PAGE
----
A future that looks like the past?

Described as a one-woman, one-Roomba show, Future’s Eve will also feature a paddling pool, breakfast made live on stage and lasers, according to its maker and performer, Michelle Aitken. The Perth-based independent dance artist took some time out to tell us more about Future’s Eve and the path that’s led her to creating a work that asks why our vision of the future looks so much like the past.

Michelle Aitken

Seesaw: When did you first know that you wanted to be an artist?
Michelle Aitken: I don’t know when I decided to chase arts as a career. I was aiming to do something creative at high-school and, having not really danced before, fell into the ballet program because it meant I didn’t have to do phys ed…

I remember saying quite early on that maybe I could do dance as a career and my mum just laughing. And I don’t think I was serious at that point, but I never stopped thinking that, and maybe it’s happened.

S: Where did you train?
MA: After dancing at school and as part of STEPS Youth Dance Company, I went to WAAPA for three years to do the contemporary dance course. I graduated in 2016 with a BA (Dance). Since then, I’ve learned about who I am as an artist by doing a lot of things for the first time in a professional context. I recently performed in Unveiling: Gay Sex For Endtimes, where I had to learn to juggle wearing a full head latex locust mask and nine inch heels, while naked, while wielding a microphone on a lead, sexy dancing, and (most terrifyingly for a dancer) using my voice. In a lot of ways that show is the most challenging thing I’ve done. It’s also probably shaped my practice the most. I wouldn’t be making Future’s Eve without everything I’ve done since leaving uni.

Michelle Aitken in ‘Unveiling: Gay Sex For Endtimes’.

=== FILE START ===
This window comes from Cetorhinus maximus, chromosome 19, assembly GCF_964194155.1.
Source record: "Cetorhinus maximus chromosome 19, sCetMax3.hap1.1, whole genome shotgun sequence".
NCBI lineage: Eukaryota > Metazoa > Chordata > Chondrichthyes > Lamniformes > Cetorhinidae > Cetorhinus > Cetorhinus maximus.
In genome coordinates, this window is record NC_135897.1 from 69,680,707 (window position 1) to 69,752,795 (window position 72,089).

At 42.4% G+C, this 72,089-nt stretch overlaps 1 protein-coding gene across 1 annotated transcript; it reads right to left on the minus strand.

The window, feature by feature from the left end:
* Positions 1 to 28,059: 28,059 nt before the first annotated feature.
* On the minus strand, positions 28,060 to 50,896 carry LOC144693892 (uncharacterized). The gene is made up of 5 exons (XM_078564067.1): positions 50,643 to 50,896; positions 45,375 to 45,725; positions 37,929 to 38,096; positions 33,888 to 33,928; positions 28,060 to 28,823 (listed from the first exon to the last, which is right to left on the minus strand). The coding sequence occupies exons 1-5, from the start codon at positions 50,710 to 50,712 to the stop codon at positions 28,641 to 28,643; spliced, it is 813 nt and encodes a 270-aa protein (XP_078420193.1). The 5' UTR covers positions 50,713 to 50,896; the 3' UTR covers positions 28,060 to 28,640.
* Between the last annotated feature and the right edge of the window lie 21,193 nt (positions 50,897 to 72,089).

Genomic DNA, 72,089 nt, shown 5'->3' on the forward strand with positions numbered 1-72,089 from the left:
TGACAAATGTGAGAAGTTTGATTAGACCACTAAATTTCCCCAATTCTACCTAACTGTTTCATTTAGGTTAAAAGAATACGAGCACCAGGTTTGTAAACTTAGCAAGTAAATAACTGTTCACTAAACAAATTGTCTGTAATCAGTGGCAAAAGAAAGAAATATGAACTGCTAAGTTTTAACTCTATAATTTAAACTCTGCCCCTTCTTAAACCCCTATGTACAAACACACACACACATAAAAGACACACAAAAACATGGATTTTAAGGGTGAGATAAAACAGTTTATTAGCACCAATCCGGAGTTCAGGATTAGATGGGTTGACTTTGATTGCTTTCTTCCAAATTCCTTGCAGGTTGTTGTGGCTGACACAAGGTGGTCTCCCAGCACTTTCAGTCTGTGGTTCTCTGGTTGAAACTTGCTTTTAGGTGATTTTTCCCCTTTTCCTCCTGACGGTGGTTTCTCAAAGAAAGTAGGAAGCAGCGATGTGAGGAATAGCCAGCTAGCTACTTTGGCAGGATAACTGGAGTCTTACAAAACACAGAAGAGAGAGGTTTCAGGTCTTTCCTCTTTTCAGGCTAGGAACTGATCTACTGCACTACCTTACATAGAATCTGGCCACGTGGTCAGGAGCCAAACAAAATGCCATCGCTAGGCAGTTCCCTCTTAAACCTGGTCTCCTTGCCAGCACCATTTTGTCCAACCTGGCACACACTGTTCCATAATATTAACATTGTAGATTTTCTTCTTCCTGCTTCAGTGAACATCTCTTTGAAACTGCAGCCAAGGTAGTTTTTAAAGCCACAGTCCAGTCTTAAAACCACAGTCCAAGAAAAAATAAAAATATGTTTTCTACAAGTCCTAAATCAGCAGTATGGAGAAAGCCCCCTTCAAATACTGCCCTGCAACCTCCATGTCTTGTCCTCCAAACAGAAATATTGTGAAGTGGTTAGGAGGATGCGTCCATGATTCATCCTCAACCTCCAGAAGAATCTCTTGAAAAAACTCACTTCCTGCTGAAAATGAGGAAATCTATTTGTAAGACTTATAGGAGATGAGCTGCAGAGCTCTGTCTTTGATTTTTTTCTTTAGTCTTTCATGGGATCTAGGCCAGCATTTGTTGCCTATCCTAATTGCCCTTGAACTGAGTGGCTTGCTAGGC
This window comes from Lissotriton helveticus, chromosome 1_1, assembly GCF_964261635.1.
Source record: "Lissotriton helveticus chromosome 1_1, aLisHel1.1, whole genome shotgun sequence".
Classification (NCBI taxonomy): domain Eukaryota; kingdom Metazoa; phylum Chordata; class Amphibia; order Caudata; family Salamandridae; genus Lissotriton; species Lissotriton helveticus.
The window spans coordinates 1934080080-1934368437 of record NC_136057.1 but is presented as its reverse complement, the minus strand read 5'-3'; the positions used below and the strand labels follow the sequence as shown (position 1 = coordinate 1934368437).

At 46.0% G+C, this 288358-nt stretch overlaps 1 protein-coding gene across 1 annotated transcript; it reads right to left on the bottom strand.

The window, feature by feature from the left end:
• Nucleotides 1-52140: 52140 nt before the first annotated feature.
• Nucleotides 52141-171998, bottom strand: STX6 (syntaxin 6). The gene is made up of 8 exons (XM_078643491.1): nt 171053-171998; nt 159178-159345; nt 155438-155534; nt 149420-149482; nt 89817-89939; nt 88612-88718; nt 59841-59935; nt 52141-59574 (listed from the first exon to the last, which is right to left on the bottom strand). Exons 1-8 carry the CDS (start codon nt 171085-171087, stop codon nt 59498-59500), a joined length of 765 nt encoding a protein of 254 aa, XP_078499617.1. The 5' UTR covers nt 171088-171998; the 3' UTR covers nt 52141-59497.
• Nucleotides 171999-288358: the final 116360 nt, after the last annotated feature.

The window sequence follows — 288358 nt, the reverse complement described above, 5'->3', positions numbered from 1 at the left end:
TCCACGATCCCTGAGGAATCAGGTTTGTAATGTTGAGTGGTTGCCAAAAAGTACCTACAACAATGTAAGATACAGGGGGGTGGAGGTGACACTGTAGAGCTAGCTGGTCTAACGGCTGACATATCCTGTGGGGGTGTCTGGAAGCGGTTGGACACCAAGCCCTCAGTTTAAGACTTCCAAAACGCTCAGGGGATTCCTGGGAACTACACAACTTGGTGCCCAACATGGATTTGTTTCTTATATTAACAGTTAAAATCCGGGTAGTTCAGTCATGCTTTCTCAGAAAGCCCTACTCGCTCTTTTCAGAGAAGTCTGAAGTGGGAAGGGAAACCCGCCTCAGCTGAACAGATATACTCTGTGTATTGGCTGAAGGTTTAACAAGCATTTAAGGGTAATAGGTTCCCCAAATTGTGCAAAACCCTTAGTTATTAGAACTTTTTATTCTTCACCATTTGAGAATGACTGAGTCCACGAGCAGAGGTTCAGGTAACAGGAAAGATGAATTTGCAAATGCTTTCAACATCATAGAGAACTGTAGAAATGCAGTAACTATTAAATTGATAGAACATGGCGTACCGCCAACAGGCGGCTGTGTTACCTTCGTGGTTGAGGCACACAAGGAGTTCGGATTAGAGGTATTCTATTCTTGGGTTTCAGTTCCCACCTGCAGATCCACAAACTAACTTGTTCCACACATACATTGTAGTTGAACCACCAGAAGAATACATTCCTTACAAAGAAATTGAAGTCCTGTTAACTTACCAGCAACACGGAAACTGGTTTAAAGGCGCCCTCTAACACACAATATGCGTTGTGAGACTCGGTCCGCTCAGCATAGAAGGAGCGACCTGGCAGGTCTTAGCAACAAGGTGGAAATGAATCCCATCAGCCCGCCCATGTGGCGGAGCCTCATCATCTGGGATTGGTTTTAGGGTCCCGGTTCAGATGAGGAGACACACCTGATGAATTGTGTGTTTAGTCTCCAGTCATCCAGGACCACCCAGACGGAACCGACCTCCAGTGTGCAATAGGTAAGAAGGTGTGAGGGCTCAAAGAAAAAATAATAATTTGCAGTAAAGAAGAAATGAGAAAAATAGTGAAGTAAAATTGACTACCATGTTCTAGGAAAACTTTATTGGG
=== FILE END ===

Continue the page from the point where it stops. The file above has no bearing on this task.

S: Are you new to Fringe World?
MA: No! I made my first show Milk, Moonlight for Fringe last year, as part of the double bill “Topographs”, at The Blue Room Theatre Summer Nights.

S: Tell us about Future’s Eve, your 2018 Fringe show!
MA: Future’s Eve is about women and the techno-scientific future. Between sex robots, developments in AI, and sci-fi images in pop culture, the majority of female-appearing robots fulfil stereotypically female roles: as receptionists and aged care workers, as the voices of our digital assistants, and as hyper-sexualised objects. So I wanted to ask, why does this vision of our possible future look so much like the past? And how can we think about shaping a more equal future?

The show itself is not actually a dance show – I’d call it an experimental performance. Expect me dressed in full body lycra, a Roomba, a paddling pool, breakfast made live on stage, lasers, popping balloons… It’s got this DIY futuristic vibe, it’s really fun to make, and I hope it’s ultimately thought provoking.

S: Aside from your show, what are you looking forward to seeing/doing at Fringe?
MA: I’m looking forward to catching all the other shows at Peaks, as well as heaps of other new works from local theatre makers! Off the top of my head, Squid Vicious’ godeatgod, Rhiannon Petersen’s The Big Dark, Bow & Dagger’s The Beast and the Bride, and as much contemporary dance as I can possibly fit in.

S: What is your favourite playground equipment?
MA: My favourite playground equipment would have to be the monkey bars. No reason. I like swinging around.

‘Future’s Eve’ plays Paper Mountain, 5-6 & 9-10 February, as part of Fringe World.

Top and above: Michelle Aitken. Photos: Marshall Stay
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Calendar, Dance, February 18, Performing arts

Fringe World: Future’s Eve

February 5-6 & 9-10, 9pm @ The Common Room at Paper Mountain (upstairs, 267 William Street Northbridge) •
Presented by Michelle Aitken •

Bring in the Fembots!
The perfect companions, sex slaves, servants, ideal women!
Drawing from dated sci-fi and cutting edge AI, Future’s Eve is a one woman, one roomba show examining the images and the ethics of female androids.
Bizarre, deadpan, and strangely compelling, witness a spectacle of solidarity for the defective, the destructive, the disposable, and the objectified.
Performer: Michelle Aitken / Composer: Azariah Felton / Designer: Olivia Tartaglia

Presented as part of Peaks at FRINGE WORLD Festival 2018
tickets: fringeworld.com.au

Website for more info: fringeworld.com.au
Email: michelle.aitken1996@gmail.com

Photo: Marshall Stay